Time to Embrace Warm Beer

The Politics of Beer by | Feb 2010 | Issue #37

The last 30 years have seen beer make it back to respectability and gain many new followers. But can it ever be taken as seriously as wine while mainstream brands have few talents beyond being recognizable, shiny and too cold to taste?

Listening to American politicos over the years, foreigners have come to understand that Americans cherish “freedom;” and by “freedom,” I mean not being beholden to anyone or having to do what they say.

Some Americans believe, for example, that the right to own a gun to defend your family against evil-doers is fundamental to these freedoms and, more generally, some dislike the idea of elected officials making laws that interfere with their lives.

We in the UK like “to have control over our own affairs,” which amounts to much the same thing.

We believe, for example, that being protected from gun-toting lunatics is a fundamental right and we expect our governments to pass and enforce laws that ban lots of things in order to stop this from happening. We demand this because we too cherish “freedom.”

Yet when it comes to making most decisions, the vast majority of both our populations feel far more comfortable being told exactly what to do and how to do it.

We expect freedom of action and choice, but we prefer to exercise neither. Our cultural norms are set by what we are told most often. Life is too complex to work stuff out. Thank God for the signposting of soap operas and advertising campaigns.

What has this to do with dull beer being consumed cold? I will explain.

The flavor components in beer are organic chemicals called esters. These reach peak tastiness around 12 – 16˚C, or “room temperature” if you prefer. Cool a beer to 6 – 8˚C and it loses much of its edge. At 2 – 4˚C, recommended by large producers, most flavors are suppressed.

In the West, we infer that cold liquids cool us down; yet older cultures know this does not work. To stay cool, humans need to sweat more. So desert nomads wear dark clothes and tropical food is spiced hot.

But then we made sweating unfashionable—we wear warm clothing in summer only to counter Arctic air-conditioning systems.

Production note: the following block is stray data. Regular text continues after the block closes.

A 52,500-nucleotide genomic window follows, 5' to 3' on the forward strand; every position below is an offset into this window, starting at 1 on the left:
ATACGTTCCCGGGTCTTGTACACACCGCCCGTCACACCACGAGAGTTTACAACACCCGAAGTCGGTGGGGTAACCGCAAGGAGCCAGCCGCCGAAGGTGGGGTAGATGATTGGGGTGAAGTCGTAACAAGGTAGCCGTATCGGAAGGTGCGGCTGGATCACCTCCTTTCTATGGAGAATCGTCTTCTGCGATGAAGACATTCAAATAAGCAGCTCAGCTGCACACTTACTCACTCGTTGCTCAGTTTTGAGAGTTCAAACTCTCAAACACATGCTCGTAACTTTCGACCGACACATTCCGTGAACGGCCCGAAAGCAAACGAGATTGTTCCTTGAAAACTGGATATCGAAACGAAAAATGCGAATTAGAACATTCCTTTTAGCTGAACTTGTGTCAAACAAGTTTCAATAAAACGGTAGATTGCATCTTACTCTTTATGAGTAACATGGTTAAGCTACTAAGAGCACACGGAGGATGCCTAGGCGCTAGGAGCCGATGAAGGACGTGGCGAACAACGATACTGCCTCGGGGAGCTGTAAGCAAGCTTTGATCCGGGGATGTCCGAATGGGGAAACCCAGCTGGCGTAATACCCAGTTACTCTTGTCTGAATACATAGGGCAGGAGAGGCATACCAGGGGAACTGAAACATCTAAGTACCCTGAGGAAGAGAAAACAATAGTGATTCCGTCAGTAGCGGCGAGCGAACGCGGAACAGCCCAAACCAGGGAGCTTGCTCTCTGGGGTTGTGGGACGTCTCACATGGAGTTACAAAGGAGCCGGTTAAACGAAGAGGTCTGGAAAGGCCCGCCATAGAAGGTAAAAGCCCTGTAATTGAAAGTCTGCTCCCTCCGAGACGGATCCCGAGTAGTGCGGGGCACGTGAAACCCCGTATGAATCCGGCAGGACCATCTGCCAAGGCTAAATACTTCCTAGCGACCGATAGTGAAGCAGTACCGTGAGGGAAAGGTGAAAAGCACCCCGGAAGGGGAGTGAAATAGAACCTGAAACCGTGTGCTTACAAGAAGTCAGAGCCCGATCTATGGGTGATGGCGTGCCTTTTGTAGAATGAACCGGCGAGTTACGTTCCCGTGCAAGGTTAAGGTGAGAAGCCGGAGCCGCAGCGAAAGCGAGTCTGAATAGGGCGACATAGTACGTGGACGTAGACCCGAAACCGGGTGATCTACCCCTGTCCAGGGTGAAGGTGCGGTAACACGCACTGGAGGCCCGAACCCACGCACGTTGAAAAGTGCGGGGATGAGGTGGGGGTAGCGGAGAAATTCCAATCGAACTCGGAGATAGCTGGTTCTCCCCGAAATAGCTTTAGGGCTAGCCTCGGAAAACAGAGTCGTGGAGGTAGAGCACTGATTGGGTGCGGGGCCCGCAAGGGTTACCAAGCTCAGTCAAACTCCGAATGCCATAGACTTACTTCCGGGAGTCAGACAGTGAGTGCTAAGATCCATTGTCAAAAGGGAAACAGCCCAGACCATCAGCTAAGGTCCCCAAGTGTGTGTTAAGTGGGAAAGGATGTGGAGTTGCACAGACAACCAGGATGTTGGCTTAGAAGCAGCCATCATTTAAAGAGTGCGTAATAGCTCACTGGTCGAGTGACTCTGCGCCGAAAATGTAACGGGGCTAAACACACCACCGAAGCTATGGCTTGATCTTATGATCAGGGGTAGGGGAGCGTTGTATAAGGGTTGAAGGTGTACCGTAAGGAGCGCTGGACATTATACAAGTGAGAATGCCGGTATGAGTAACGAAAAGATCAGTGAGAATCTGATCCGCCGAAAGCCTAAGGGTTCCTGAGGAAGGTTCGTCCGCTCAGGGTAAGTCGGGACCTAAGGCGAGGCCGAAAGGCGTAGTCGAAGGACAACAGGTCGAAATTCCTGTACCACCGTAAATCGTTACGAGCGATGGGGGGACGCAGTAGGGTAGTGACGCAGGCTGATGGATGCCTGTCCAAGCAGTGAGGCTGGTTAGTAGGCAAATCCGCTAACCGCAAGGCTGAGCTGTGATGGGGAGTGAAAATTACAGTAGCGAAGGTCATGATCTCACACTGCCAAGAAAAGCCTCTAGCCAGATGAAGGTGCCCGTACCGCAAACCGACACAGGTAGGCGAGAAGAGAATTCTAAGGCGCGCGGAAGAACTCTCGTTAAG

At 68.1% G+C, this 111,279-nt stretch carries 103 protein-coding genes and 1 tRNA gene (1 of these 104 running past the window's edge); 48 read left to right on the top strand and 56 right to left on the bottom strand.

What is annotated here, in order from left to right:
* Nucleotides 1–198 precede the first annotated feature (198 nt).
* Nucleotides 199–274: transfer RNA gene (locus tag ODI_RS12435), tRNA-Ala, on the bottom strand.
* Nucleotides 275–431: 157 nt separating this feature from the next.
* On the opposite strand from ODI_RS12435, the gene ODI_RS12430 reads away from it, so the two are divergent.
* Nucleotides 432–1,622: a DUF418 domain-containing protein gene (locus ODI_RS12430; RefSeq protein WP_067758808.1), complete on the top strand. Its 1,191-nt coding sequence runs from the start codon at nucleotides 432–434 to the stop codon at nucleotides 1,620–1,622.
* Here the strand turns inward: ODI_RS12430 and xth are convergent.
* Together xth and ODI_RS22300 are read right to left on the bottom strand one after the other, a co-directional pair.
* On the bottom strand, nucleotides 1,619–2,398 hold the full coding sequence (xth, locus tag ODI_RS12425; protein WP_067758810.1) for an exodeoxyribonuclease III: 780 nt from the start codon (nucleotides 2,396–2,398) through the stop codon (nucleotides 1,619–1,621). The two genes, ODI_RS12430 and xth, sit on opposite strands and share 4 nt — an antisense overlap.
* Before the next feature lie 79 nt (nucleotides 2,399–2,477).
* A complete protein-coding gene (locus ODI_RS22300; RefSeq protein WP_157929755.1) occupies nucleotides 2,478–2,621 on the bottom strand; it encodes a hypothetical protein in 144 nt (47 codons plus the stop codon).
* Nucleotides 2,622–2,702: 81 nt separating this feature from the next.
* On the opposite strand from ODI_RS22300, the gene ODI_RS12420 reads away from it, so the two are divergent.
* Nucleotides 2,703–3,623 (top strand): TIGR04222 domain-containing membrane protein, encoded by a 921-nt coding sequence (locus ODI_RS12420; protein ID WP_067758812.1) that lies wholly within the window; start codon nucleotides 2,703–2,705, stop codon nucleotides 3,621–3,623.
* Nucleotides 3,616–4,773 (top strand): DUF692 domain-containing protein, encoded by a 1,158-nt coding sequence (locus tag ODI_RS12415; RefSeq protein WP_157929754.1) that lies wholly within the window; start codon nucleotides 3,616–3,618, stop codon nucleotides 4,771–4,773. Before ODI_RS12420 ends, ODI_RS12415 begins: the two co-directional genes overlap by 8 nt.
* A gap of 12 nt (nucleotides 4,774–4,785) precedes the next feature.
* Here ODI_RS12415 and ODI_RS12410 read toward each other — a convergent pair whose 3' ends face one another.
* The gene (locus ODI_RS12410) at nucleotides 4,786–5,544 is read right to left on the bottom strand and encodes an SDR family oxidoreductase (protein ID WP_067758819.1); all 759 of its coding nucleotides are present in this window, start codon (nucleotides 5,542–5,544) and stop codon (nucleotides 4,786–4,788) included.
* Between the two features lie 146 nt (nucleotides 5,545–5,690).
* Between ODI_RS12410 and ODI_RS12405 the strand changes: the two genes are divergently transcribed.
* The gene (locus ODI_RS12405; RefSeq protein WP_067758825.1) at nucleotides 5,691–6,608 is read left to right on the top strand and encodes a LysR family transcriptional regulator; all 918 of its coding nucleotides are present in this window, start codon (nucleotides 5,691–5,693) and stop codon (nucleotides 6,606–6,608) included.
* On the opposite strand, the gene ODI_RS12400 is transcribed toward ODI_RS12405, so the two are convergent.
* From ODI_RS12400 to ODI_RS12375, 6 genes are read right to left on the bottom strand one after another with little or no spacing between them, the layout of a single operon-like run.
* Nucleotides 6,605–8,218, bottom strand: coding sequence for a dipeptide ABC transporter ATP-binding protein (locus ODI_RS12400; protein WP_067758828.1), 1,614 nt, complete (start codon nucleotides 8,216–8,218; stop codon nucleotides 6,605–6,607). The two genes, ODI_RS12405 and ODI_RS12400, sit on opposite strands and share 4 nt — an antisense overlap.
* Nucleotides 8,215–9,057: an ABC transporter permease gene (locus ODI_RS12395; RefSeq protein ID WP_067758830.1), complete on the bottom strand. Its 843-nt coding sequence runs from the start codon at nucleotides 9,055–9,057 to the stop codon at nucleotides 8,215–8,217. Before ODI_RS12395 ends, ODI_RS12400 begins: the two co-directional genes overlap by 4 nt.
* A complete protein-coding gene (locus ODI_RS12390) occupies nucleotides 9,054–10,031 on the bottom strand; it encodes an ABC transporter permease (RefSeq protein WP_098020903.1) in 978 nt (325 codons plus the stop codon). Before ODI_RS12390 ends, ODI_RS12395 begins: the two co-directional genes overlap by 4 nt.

The belief that beer should be cooled to a temperature at which it cannot be tasted comes from concerted efforts to manipulate popular taste through repetitive messaging. Normal people prefer it that way, so I will too.

But why should anyone do that?

Could it be simply that man invented ice-making techniques and so he needed to find new applications for refrigeration? That may be part of it, but the novelty of the ice box disappeared a century ago. Something else now fuels the fire of, er, freezing.

The answer lies, I believe, in the fate of a much-loved senior brewer at a large English regional brewery whose company had come under the control of a global corporation that was really American, though only temporarily, as it turned out.

He was summarily sacked following a brewers’ dinner at which he amused colleagues by telling them how one of the highest-volume brands in the world had to be brewed, conditioned and retailed.

After shocking his audience by explaining that the wort had to be flavored with sawdust, he went on to explain the rationale behind super-cooling at the point of sale. “If you serve it at room temperature, it tastes like you squeezed it from a cardboard sleeping bag,” he said. Try it at home with a big-brand lager and you decide.

As lovers of flavorful beers, we need to make warm the new cool.